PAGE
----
Publication: [An evaluation of parotid gland masses].
We retrospectively evaluated patients who underwent surgery for parotid gland masses.
A total of 50 patients (25 females, 25 males; mean age 48.5 years; range 18 to 76 years) who underwent surgery for parotid gland masses were evaluated with regard to age, sex, preoperative diagnostic methods, histopathologic diagnoses, and surgical techniques.
Preoperative diagnostic studies included ultrasonography, fine-needle aspiration biopsy, computed tomography, and magnetic resonance imaging. Histopathological diagnoses were benign in 33 patients (66%), malignant in nine patients (18%), and tumor-like pathologies in eight patients (16%), the most common being pleomorphic adenoma (n=28, 56%), Warthin's tumor (n=4, 8%), and squamous cell carcinoma (n=4, 8%). Superficial and total parotidectomies were performed in 40 (80%) and 10 (20%) patients, respectively. Nine patients with malignant tumors also had neck dissection and postoperative radiotherapy. Mortality occurred in one patient with metastasis to the parotid gland. One patient with lipoma developed recurrence two years after surgery. Follow-up was five years in 28 patients (56%), three years in 12 patients (24%), and two years in five patients (10%). Complete and transient facial paralysis developed in 10 patients and five patients following total and superficial parotidectomy, respectively.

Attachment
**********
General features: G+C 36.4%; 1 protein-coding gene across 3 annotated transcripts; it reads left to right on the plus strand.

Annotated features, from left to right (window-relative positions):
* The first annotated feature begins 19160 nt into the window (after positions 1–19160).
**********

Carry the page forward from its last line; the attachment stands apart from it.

Superficial parotidectomy is the minimal surgery for parotid gland masses. If the deep lobe of the gland is involved, total parotidectomy should be performed with preservation of the facial nerve. In malignant tumors, neck dissection and postoperative radiotherapy should be added.